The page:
Ferrari committed to F1 and WEC for future, says CEO · RaceFans


In the round-up: Ferrari Benedetto Vigna says the team remains committed to top-flight motorsport because of the value of technology transfer to its road vehicles.

In brief

Ferrari committed to F1 and WEC for future – Vigna

“Sport is very important for us,” Ferrari’s CEO Vigna told Bloomberg this week. “Racing has been, it is, it will be in the DNA of our company.

“In 2023, 50 years after we stopped attending the World Endurance Championship we go back – next week will be Le Mans. So sport is very important: Formula 1, World Endurance Championship and we keep investing there because we see a lot of technologies that can go from the track to the road.”

He said the company’s first sports utility vehicle, the Purosangue, “has an important feature that is from the combustion engine that we took from Formula 1 – it is on the road through the Purosangue.”

Asked whether watching the team’s largely unsuccessful start to 2023 had been stressful, Vigna answered: “There are even more stressful things than this!

“There is a way to improve, there is a way to learn. We have to make a car that is better, always, than the past one. This is true for everything we do.”

Fuoco leads Ferrari one-two in Le Mans qualifying

Ferrari set the pace in qualifying for the Le Mans 24 Hours on Wednesday, although they are not guaranteed pole yet as today’s hyperpole session is still to come.

Ferrari led the first stage of qualifying at Le Mans

Wednesday’s action began with a three-hour daytime practice session and Toyota went one-two with Brendon Hartley setting the benchmark lap in the faster of the two GR010 Hybrids. The top eight were covered by a second, and that included a Cadillac, two Porsches, two Peugeots and a Ferrari.

The condensed one-hour qualifying session in the evening meant far fewer opportunities to set laps uncompromised by traffic by cars in lower classes, although initially the disruption they caused was actually crashes as there were two red flag stoppages during the first 16 minutes.

The clock was paused during these periods, but only 20 cars out of 62 had set flying laps in the first 20 minutes and Toyota’s Kamui Kobayashi led the way with a 3’25.485 lap.

Porsche Penske’s Frederic Makowiecki was first to get close to his pace, with Cadillac’s Earl Bamber half a second back in third halfway through qualifying. The Ferraris looked very fast, but Antonio Fuoco lost a pole-threatening lap to a track limits violation and another to red flags.

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In the meantime Hartley made it a Toyota one-two, with Fuoco down in ninth and therefore not progressing to the Hyperpole session, but then with 20 minutes to go Fuoco set a 3’25.421 to move to the top. He improved by 0.2 seconds on his next lap, as team mate Alessandro Pier Guidi went second fastest, and the order was then set to the end.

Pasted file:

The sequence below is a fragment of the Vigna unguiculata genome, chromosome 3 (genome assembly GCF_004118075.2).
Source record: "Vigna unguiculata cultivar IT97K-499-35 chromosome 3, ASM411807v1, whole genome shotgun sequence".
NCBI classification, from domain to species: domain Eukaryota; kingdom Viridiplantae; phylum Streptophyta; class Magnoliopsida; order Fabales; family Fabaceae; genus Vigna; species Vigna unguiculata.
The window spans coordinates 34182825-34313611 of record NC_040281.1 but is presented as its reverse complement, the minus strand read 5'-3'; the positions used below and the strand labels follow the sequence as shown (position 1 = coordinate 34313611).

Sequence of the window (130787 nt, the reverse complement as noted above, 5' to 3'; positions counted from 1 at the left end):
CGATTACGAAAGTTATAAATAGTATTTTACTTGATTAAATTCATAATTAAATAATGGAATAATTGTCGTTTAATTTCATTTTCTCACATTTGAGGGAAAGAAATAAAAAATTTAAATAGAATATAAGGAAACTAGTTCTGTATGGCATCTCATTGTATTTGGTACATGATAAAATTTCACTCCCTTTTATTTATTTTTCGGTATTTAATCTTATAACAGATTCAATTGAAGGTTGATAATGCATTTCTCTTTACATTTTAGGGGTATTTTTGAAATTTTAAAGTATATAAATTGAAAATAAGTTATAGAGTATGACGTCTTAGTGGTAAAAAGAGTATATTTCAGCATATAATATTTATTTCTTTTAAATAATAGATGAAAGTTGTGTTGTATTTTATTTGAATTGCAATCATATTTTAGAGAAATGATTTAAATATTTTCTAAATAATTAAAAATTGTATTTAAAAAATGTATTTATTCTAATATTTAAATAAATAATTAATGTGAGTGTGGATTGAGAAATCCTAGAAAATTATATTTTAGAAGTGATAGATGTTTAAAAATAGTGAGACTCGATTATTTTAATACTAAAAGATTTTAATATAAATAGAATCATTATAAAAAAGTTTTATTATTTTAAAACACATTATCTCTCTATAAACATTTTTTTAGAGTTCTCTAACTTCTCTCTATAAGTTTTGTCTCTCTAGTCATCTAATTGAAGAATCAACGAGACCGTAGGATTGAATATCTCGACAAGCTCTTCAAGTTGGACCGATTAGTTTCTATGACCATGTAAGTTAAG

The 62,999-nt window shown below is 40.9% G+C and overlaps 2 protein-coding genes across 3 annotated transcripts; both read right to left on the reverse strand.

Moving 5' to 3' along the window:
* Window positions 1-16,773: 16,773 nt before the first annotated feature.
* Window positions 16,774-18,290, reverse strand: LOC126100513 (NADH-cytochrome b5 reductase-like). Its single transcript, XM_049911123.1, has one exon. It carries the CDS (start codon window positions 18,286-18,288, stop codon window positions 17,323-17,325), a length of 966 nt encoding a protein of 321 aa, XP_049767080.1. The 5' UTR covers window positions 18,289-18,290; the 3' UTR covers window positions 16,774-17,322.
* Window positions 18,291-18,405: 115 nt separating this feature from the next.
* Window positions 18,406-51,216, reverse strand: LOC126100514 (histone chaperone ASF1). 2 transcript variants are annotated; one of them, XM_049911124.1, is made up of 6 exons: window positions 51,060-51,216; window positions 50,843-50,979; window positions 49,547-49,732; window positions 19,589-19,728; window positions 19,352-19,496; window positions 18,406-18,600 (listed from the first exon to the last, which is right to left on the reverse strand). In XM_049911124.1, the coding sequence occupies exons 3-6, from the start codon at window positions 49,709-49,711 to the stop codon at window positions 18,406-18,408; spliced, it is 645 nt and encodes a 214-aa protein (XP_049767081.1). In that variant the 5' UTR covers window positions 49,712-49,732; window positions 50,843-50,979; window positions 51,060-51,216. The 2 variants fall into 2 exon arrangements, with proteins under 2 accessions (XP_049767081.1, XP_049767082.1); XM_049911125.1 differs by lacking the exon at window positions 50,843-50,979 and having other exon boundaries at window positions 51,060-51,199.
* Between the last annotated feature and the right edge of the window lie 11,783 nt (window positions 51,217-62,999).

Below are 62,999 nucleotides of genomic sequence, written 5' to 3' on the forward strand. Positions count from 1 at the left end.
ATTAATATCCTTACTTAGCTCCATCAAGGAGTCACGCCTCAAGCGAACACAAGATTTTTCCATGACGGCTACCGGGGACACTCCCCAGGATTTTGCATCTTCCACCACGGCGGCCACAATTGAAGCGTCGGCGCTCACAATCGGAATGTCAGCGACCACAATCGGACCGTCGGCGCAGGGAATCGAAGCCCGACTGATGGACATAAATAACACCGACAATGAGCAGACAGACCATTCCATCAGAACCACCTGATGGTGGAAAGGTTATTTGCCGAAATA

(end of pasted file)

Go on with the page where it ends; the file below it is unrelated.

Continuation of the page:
The Toyotas were third and fourth, with Makowiecki and his Porsche team mate Felipe Nasr in fifth and sixth, then Sebastien Bourdais and Earl Bamber secured the final two Hyperpole places for Cadillac.

Peugeot’s fastest car was 2.333s off the pace and will start 10th for the race, while the third Porsche Penske car stopped on track at the end while Nasr was at the wheel.

The day ended with two hours of night-time practice, and Porsche Penske’s Laurens Vanthoor was fastest. Jota Sport were within a second of the pace with their Porsche, which missed qualifying due to hybrid issues, and the 16-car Hypercar group was propped up by Vanwall who at the very end put their car 1.716s clear of the LMP2 class leader with a lap 6.269s off the ultimate pace.

FIA details sustainability targets for future of F3

Formula 3 will have new engines from 2025

The FIA has published the invitation to tender to supply the engine for the F1-supporting Formula 3 championship from 2025 to 2027.

Mecachrome is the current supplier and its naturally aspirated 3.4-litre, six-cylinder engine has been in use since 2019. That engine is capable of 380 horsepower, and the FIA is targeting an increase to 399hp for the next engine.

Other requirements it has set in the tender documents include a requirement to be able to run on 55% sustainable fuel in the engine’s first season of use (with a 100% sustainable fuel compatibility target for 2026), to have some components be recyclable and for the on-track engine life be more than 10,000km as F3 plans to have a calendar length of 10 rounds and nine test days for 2025.

The FIA has left it open-ended on whether the engine should be naturally aspirated or turbocharged, if it should include a push-to-pass system and what size the engine is. This detail is key as it determines the bodywork size and wheelbase for when F3 also brings in a new chassis.

Italian F1 presenters in trouble for sexist remarks

Sky Sports Italia has suspended two members of its F1 presenting team following sexist remarks made on-air last weekend.

During their post-race analysis, 2003 FIA GT champion Matteo Bobbi called a woman in the background of their broadcast an “upgrade package”. His colleague Davide Valsecchi, the 2012 GP2 champion, replied: “I’ve been told we can’t test those.” Their exchange continued along similar lines, despite an attempted intervention by their unimpressed co-presenter Federica Masolin.



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